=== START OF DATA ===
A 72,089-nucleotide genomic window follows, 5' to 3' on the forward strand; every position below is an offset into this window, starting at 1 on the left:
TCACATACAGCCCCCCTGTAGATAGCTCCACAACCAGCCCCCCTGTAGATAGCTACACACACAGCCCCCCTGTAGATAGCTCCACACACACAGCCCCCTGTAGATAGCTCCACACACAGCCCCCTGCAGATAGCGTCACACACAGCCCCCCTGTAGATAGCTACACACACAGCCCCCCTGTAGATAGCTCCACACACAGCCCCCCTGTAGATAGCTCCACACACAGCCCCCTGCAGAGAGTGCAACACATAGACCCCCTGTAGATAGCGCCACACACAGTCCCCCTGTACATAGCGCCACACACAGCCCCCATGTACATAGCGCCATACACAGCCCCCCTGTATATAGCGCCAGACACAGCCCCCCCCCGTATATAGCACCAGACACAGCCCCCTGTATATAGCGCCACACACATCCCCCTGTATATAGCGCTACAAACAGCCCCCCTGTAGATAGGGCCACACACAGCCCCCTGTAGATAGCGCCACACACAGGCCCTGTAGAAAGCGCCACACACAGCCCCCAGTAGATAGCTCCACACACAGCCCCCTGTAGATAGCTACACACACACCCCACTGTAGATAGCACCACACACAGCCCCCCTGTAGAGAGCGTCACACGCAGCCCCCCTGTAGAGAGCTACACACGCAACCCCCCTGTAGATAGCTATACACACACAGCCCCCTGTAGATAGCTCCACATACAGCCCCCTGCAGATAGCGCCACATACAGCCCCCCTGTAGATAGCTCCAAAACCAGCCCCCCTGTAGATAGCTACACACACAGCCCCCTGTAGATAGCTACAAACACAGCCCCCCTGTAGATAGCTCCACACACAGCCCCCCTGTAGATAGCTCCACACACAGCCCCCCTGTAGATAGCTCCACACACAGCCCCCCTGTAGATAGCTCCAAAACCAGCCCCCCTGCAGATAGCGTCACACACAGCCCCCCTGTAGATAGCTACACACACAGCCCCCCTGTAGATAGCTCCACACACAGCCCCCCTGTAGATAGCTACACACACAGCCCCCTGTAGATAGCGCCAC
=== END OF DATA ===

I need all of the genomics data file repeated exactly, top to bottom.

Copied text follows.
A 72,089-nucleotide genomic window follows, 5' to 3' on the forward strand; every position below is an offset into this window, starting at 1 on the left:
TCACATACAGCCCCCCTGTAGATAGCTCCACAACCAGCCCCCCTGTAGATAGCTACACACACAGCCCCCCTGTAGATAGCTCCACACACACAGCCCCCTGTAGATAGCTCCACACACAGCCCCCTGCAGATAGCGTCACACACAGCCCCCCTGTAGATAGCTACACACACAGCCCCCCTGTAGATAGCTCCACACACAGCCCCCCTGTAGATAGCTCCACACACAGCCCCCTGCAGAGAGTGCAACACATAGACCCCCTGTAGATAGCGCCACACACAGTCCCCCTGTACATAGCGCCACACACAGCCCCCATGTACATAGCGCCATACACAGCCCCCCTGTATATAGCGCCAGACACAGCCCCCCCCCGTATATAGCACCAGACACAGCCCCCTGTATATAGCGCCACACACATCCCCCTGTATATAGCGCTACAAACAGCCCCCCTGTAGATAGGGCCACACACAGCCCCCTGTAGATAGCGCCACACACAGGCCCTGTAGAAAGCGCCACACACAGCCCCCAGTAGATAGCTCCACACACAGCCCCCTGTAGATAGCTACACACACACCCCACTGTAGATAGCACCACACACAGCCCCCCTGTAGAGAGCGTCACACGCAGCCCCCCTGTAGAGAGCTACACACGCAACCCCCCTGTAGATAGCTATACACACACAGCCCCCTGTAGATAGCTCCACATACAGCCCCCTGCAGATAGCGCCACATACAGCCCCCCTGTAGATAGCTCCAAAACCAGCCCCCCTGTAGATAGCTACACACACAGCCCCCTGTAGATAGCTACAAACACAGCCCCCCTGTAGATAGCTCCACACACAGCCCCCCTGTAGATAGCTCCACACACAGCCCCCCTGTAGATAGCTCCACACACAGCCCCCCTGTAGATAGCTCCAAAACCAGCCCCCCTGCAGATAGCGTCACACACAGCCCCCCTGTAGATAGCTACACACACAGCCCCCCTGTAGATAGCTCCACACACAGCCCCCCTGTAGATAGCTACACACACAGCCCCCTGTAGATAGCGCCAC